5 Strategies for Shortening Your Sermons

Benjamin Vrbicek | July 6, 2016

If you loved the show 24, where every season Jack Bauer managed to save the world in just one day, you probably remember the entertainment vacuum after a season ended. You were delighted, then, when the DVD released and included deleted scenes.

Unfortunately, you soon learned the scenes were deleted because they weren’t any good. They were confusing and clunky, took focus away from the central plotline, featured poor acting, or needed greater sensitivity due to an unforeseen cultural moment.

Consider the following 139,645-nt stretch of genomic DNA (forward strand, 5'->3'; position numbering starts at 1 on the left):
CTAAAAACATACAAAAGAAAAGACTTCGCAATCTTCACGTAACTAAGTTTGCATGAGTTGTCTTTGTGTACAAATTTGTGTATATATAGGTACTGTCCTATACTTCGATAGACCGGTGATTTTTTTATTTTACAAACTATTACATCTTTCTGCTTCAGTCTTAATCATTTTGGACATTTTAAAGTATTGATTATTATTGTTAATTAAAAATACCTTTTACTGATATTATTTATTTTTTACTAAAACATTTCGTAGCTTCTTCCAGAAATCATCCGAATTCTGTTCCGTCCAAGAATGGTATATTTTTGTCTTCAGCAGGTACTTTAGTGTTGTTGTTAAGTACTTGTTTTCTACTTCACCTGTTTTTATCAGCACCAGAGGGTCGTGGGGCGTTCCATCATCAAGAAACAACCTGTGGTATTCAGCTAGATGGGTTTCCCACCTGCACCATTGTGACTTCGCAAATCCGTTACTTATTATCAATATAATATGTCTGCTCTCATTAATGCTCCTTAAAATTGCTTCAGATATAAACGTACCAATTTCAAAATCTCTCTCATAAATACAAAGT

Every time I watch a deleted scene, I feel this way.

Preachers can learn much from deleted scenes. Not everything you’ve prepared should be preached. Perhaps a particular insight is good, but it pulls your sermon off topic. Or maybe it creates more questions than you can reasonably answer. Maybe what you wrote is true, but your tone isn’t right because it arises from anger, not love. Or perhaps, after hours of study, you still aren’t sure whether the sinful desires in Romans 7:13–25 are Paul’s before or after his conversion. And if you force a decision before Sunday, preaching it will feign more confidence in your interpretation than you actually have.


No doubt, there are many other reasons to delete content from…

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